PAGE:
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The Supreme Court's Brexit Judgment - A Constitutionally Significant Diversion

on Tuesday, 24 January 2017.

For constitutional lawyers, it's one of the most important decisions we have ever had on where power rests within Government.

For the media, it allows another round of Brexit speculation and political sparring. But for those of us who crave certainty, and a clear direction of travel between now and our eventual exit from the European Union, today's Supreme Court judgment that Parliament, and not the Prime Minister, must take the decision on whether to trigger Article 50 was something of a diversion.

A very important, constitutionally significant, diversion. A diversion which will allow voices outside of Cabinet to be heard more loudly in the debate about the nature of our relationship with the European Union. But when we eventually reach our Brexit destination, it is likely to have been something of a sideshow to the key question of the terms of our exit.

There will no doubt be a lively debate in Parliament. However, it seems most likely that a short Parliamentary Bill we be passed after much hand-wringing, authorising the Prime Minister to trigger Article 50. Indeed, in David Davies' address to Parliament today, he has promised "the most straightforward Bill possible" to trigger the process of withdrawal from the EU (although it isn't beyond the realms of possibility that Labour's calls for a White Paper on the matter may yet complicate matters).

What clarity is emerging as to the shape of Brexit?

It seems most likely that the Prime Minister will have a mandate to negotiate on the basis of the key principles which she set out in her landmark Brexit speech last week. So - aside from the process of how we get there - what clarity is emerging from Government about what our destination might look like? We set out below a few of the headline areas, and our observations on them:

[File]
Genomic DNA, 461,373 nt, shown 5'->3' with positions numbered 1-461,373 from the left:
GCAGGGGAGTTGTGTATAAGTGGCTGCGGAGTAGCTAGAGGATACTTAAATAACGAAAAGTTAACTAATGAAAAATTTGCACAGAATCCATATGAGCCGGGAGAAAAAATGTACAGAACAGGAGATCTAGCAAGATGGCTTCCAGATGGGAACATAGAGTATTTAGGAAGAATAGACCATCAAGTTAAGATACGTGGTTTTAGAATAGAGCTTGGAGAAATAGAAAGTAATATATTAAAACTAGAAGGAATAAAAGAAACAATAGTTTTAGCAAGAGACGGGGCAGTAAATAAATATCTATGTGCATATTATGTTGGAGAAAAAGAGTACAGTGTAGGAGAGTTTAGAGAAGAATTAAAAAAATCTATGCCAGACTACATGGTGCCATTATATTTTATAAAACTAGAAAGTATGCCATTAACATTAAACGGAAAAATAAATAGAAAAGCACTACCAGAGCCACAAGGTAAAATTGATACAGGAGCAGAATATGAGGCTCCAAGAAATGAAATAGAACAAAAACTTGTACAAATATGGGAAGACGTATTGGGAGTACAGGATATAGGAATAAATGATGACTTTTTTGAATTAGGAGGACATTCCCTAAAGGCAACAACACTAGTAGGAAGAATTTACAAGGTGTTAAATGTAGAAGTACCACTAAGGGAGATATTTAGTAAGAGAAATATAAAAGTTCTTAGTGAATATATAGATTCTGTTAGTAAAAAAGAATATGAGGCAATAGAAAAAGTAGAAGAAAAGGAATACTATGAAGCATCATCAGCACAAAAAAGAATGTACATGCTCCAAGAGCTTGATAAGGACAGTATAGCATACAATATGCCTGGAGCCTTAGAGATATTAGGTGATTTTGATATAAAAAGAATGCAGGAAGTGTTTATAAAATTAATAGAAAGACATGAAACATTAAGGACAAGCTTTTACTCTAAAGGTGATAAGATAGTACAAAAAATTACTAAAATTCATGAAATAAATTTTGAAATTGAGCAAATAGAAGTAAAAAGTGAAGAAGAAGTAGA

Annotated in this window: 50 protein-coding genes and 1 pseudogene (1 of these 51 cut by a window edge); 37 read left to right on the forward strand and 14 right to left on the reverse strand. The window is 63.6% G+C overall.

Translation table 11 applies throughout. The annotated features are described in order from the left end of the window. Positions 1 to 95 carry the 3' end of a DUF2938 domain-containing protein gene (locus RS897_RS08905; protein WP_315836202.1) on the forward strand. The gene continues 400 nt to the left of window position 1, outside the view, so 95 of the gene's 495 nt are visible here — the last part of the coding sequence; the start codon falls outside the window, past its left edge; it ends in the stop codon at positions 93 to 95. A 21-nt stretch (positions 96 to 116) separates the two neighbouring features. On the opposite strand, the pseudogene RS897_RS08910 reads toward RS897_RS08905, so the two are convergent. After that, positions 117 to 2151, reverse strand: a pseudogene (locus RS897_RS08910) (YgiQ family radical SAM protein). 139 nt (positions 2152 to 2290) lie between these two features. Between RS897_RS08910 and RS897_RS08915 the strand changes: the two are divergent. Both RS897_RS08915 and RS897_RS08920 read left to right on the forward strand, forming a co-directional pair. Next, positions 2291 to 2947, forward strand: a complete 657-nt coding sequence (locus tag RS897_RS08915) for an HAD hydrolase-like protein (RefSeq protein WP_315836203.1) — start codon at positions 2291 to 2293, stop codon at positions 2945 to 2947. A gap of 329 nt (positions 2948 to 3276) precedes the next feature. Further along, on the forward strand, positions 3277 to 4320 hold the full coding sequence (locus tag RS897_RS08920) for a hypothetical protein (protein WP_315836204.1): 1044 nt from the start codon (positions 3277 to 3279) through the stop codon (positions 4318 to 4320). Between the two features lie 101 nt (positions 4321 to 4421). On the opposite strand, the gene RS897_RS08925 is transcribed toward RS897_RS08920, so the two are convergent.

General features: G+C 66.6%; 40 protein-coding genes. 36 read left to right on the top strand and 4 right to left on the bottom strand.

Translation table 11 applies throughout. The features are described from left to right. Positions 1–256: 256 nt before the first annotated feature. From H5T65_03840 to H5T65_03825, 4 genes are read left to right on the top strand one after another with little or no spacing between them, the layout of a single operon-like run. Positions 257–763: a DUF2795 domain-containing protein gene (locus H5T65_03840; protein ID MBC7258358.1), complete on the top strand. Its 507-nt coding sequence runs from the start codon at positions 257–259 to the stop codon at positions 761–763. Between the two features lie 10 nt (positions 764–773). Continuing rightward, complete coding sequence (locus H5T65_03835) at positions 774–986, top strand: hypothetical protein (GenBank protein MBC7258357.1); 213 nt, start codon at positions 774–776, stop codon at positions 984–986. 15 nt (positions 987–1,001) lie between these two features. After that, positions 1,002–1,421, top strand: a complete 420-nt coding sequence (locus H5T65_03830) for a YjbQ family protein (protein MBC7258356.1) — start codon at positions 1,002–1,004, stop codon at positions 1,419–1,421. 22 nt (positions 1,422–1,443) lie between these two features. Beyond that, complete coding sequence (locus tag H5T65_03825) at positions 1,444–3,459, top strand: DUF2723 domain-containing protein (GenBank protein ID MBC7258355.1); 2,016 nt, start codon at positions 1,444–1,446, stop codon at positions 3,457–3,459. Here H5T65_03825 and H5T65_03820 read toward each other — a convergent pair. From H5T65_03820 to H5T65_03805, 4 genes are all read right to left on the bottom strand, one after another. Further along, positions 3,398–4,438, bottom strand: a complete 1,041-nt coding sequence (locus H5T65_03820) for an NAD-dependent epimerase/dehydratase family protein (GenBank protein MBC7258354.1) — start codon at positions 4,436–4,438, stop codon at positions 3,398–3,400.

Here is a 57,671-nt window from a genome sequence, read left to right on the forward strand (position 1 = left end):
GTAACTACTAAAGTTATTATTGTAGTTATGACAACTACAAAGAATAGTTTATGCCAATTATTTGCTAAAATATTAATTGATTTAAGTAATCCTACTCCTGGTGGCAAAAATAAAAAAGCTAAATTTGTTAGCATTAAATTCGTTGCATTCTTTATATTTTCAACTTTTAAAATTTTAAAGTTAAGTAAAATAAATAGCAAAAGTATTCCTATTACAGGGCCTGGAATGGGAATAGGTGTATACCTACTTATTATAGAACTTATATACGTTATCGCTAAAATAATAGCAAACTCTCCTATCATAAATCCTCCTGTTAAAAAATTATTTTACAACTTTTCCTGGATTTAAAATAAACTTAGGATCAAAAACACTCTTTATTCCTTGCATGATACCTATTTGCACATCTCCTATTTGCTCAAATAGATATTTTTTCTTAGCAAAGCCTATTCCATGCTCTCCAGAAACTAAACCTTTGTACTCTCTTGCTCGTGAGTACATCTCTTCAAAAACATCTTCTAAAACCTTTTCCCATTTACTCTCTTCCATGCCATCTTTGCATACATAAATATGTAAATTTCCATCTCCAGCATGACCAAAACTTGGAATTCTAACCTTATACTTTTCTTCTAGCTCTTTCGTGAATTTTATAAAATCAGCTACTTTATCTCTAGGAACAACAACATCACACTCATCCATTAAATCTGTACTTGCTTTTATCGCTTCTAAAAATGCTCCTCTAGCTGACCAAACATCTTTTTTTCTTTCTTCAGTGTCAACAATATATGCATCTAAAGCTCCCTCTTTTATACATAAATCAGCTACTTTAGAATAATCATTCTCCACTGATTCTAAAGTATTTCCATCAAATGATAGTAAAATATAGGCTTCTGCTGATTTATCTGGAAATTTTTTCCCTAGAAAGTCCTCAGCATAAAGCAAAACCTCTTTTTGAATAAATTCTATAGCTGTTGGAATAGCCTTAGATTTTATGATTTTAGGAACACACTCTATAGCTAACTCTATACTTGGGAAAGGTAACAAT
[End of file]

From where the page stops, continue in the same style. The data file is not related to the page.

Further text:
• An exit from the European single market. An end to free movement of people, goods, services and capital. A departure from the Customs Union and tariff-free access to the European market (at least on its current terms). An end to our access to current EU-negotiated trade deals with non-European countries.
  • The imposition of tariffs on trade with the European Union, unless a deal can be negotiated to remove (or limit) those tariffs. A natural corollary of this, the likely imposition of border controls.
  • A reliance on World Trade Organisation rules for those countries with whom we will no longer have trade deals through our membership of the EU (until such time as we agree replacement deals with them). However, even this will not be straightforward - there will be challenging negotiations for Government with the other 161 members of the WTO (including the European Union) in agreeing our WTO 'Schedule' setting out some of our tariffs and quotas.
  • Freedom to negotiate new trade deals, without the need to have regard to the competing interests of our European neighbours. The opportunity to agree trade deals which replace the EU-negotiated ones which we will no longer have access to, and to agree new deals with countries with which the EU has not secured a deal.
  • An end to the jurisdiction of the European Court of Justice in the UK, and flexibility for Government, over time, to amend or replace the European legislation to which we have been subject since 1972. Although it is worth noting that the effect of the legislation which will take us out of the European Union will be to formally adopt, as UK law, the vast majority of the European legislation to which we are currently subject.

So all very straightforward then?

These are the high-level principles - the elements that make good newspaper copy. Scratch the surface though, and it quickly becomes clear that implementing these principles - when applied to the many and varied aspects of our life that are touched by EU law - will be fiendishly difficult. International trade and immigration have the highest profile, but areas such as intellectual property, data protection, and procurement will require difficult negotiation and the consequences for how UK businesses operate in those areas could be profound. The direction of travel in those areas will become clearer over time, and we will keep you updated as we begin to see concrete proposals on those issues.

The position described by the Prime Minister in her speech last week was the first real salvo in the forthcoming negotiations - there will be plenty of cards on both sides of the negotiating table which are yet to be played. As much thought is likely to have been given to the message that it sent to Brussels in preparation for those negotiations as to the message it sent to the UK electorate, and our position will no doubt evolve over the next couple of years. However, while there will be other diversions, our likely destination is gradually becoming clearer than it was on 24 June.

For more information, please contact Ed Rimmell in our Employment Law team on 0117 314 5232.

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